Researchers aiming to improve water quality receive nearly $9M in EPA grants

Sponsored by


WASHINGTON, DC, Feb. 17, 2014 -- On Thursday, Jan. 30, Environmental Protection Agency (EPA) Administrator Gina McCarthy announced grants to four U.S. research institutions for innovative and sustainable water research to manage harmful nutrient pollution.

Announced at the 14th National Conference and Global Forum on Science, Policy and the Environment, these grants support sustainable water research and demonstration projects consistent with a comprehensive strategy for managing nutrients and active community engagement throughout the research process.

The Science to Achieve Results (STAR) grants, for example, are an integral part of EPA's research on water quality and availability. Improving existing water infrastructure is costly, which makes creating new and sustainable approaches to water use, reuse and nutrient management important.

"These grants will go towards research to help us better manage nutrients and better protect our precious water resources from the dangers of nutrient pollution, especially in a changing climate," said McCarthy.

Nutrient pollution is one of America's most widespread, costly and challenging environmental problems and is caused by excess nitrogen and phosphorus in waterways. It has impacted many streams, rivers, lakes, bays, and coastal waters for the past several decades, resulting in elevated toxins and bacterial growth in the environment that can negatively impact public health and the economy. 

The following institutions received grants:

Pennsylvania State University Center for Integrated Multi-scale Nutrient Pollution Solutions -- to focus on nutrient flows in Pennsylvania and the Chesapeake basin

University of South Florida Center for Reinventing Aging Infrastructure for Nutrient Management -- to support Tampa Bay and similar coastal areas as they face problems of aging wastewater collection and treatment systems and rapid population growth

Colorado State University, Center for Comprehensive, Optimal, and Effective Abatement of Nutrients -- for linking physical, biological, legal, social, and economic aspects of nutrient management in the Western and Eastern United States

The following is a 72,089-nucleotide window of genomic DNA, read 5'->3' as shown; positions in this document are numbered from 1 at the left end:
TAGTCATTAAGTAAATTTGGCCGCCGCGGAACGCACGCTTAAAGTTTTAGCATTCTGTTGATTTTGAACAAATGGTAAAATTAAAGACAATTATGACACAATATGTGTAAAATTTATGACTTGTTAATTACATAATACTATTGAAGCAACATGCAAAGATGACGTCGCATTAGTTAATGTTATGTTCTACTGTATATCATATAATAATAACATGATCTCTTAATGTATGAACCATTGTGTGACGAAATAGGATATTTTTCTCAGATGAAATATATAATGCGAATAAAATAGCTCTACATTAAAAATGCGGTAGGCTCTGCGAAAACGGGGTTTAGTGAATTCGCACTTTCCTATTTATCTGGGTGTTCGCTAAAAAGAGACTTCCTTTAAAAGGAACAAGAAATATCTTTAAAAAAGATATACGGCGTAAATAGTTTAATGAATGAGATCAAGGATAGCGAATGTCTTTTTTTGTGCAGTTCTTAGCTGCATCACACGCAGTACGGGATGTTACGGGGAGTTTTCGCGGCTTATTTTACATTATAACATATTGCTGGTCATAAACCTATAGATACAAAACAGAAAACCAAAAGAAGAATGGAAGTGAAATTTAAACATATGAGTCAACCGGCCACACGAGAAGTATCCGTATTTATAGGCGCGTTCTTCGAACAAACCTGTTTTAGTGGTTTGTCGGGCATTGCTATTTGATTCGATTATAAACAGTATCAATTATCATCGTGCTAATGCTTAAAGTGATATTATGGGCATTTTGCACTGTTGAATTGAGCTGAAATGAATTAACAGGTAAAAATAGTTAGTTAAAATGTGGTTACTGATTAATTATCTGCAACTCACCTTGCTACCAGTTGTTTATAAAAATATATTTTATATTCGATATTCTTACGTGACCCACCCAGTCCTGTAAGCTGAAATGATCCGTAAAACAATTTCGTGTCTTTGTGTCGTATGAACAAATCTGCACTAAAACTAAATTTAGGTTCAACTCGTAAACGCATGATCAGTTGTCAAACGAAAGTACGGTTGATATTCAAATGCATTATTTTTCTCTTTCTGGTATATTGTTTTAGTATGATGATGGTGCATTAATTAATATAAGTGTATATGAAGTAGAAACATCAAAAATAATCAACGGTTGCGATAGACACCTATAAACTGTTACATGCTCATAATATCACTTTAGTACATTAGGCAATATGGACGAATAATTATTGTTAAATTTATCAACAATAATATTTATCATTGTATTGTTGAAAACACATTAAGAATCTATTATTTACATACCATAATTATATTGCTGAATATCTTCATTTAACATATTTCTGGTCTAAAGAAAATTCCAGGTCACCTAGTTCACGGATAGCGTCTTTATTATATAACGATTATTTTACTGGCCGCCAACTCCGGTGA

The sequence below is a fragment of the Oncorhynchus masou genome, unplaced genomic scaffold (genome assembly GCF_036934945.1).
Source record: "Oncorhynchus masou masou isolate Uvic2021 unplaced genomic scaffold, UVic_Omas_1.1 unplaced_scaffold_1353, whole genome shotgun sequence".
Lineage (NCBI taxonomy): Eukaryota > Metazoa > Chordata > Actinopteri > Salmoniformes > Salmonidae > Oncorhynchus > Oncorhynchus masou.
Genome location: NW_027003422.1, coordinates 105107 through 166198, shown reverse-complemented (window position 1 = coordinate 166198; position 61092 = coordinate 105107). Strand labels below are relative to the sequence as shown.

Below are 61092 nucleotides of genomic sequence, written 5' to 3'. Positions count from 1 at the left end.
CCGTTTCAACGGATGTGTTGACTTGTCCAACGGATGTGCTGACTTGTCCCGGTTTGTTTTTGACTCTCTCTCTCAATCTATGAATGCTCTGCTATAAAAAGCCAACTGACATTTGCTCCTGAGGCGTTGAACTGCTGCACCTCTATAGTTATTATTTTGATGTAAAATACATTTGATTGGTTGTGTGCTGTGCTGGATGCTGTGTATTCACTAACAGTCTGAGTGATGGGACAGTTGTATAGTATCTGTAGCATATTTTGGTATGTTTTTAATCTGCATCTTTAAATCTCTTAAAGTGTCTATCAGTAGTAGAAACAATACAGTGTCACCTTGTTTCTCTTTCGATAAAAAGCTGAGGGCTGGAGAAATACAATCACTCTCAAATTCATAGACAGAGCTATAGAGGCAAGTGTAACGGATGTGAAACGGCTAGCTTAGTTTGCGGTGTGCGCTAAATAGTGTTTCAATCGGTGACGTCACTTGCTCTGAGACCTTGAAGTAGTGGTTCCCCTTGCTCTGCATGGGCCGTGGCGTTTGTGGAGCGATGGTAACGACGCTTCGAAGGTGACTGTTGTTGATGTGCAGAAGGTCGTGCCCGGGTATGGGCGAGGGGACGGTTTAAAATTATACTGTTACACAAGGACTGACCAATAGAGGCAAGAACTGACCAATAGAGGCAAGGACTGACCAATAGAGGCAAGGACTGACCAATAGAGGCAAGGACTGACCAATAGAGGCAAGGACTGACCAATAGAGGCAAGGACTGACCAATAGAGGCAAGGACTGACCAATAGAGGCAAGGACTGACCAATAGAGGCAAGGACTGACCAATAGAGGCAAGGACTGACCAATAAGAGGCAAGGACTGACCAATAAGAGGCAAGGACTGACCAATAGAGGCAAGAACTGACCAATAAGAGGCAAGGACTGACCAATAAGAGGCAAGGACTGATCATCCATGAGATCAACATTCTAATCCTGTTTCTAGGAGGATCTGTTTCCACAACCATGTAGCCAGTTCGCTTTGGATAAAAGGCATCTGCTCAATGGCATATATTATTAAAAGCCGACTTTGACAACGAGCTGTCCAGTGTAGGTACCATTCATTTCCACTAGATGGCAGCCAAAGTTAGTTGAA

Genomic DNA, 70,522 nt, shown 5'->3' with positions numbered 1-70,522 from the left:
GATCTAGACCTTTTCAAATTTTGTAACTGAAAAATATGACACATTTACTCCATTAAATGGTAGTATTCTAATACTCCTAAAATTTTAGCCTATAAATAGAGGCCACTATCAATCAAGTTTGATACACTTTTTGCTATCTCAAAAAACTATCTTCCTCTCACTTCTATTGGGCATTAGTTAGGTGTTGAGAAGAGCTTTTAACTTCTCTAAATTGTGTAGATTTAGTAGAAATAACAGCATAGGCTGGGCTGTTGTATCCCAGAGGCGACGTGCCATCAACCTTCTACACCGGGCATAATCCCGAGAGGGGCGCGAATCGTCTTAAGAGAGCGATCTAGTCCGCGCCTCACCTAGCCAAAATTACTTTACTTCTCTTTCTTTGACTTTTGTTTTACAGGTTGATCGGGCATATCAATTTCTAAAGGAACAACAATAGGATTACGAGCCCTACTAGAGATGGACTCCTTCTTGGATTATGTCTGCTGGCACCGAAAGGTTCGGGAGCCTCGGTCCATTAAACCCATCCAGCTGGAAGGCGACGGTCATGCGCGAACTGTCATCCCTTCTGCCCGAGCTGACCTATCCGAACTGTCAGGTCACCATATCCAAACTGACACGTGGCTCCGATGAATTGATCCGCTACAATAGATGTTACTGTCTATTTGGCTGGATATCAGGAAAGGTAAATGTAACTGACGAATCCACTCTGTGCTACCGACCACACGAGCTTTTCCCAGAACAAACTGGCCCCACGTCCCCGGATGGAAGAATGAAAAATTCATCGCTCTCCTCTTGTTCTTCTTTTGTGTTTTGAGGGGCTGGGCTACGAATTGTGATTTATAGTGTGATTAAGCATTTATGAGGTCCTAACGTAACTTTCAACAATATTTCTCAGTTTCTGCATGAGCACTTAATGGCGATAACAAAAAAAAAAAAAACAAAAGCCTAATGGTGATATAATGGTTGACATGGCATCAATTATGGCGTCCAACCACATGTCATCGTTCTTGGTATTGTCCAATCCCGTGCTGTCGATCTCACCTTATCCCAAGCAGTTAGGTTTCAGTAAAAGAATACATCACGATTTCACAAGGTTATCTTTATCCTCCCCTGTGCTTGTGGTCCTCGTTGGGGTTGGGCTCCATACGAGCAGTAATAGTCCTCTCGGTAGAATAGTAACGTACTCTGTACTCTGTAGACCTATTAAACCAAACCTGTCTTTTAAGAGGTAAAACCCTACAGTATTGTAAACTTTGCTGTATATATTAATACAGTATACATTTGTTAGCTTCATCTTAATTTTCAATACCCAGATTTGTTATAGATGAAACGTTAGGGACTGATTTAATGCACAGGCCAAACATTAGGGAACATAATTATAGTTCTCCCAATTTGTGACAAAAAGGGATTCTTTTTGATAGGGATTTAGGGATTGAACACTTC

Water Environment Research Foundation, Alexandria, Va., National Center for Resource Recovery and Nutrient Management -- for innovative research in nutrient reduction through resource recovery and behavioral factors affecting acceptance and implementation

See also:

"Over half of U.S. waterways in poor condition, finds EPA survey"

"Online water resources tool sheds light on U.S. waterway condition"

###

Sponsored by

TODAY'S HEADLINES

Local CA agencies join national water campaign to promote water consumption

First Lady Michelle Obama and the Partnership for a Healthier America announced that FIRST 5 Santa Clara County and the Santa Clara Valley Water District joined the Drink Up effort, a national campaign that encourages people across the country to drink more water, more often.

New treatment technology to be added to WWTP at NY Superfund site

EPA has announced that an additional treatment technology will be added to the existing treatment plant at the Dewey Loeffel Landfill Superfund site in Nassau, Rensselaer County, New York.

EPA grants over $11M to Oklahoma to improve water quality

EPA recently awarded over $11 million to the Oklahoma Water Resources Board as part of its Clean Water State Revolving Fund, a program that provides low-interest, flexible loans to communities to help them improve water quality and infrastructure.

Private water companies to bridge $500B water investment gap in U.S., finds study

According to a new report from Bluefield Research, private water markets in the U.S. are poised for significant growth. With an infrastructure investment gap of more than $500B for drinking water and wastewater treatment over the next 20 years, a revised regulatory landscape is shaping new opportunities for private players looking to invest strategically in U.S. water.

FOLLOW US ON SOCIAL MEDIA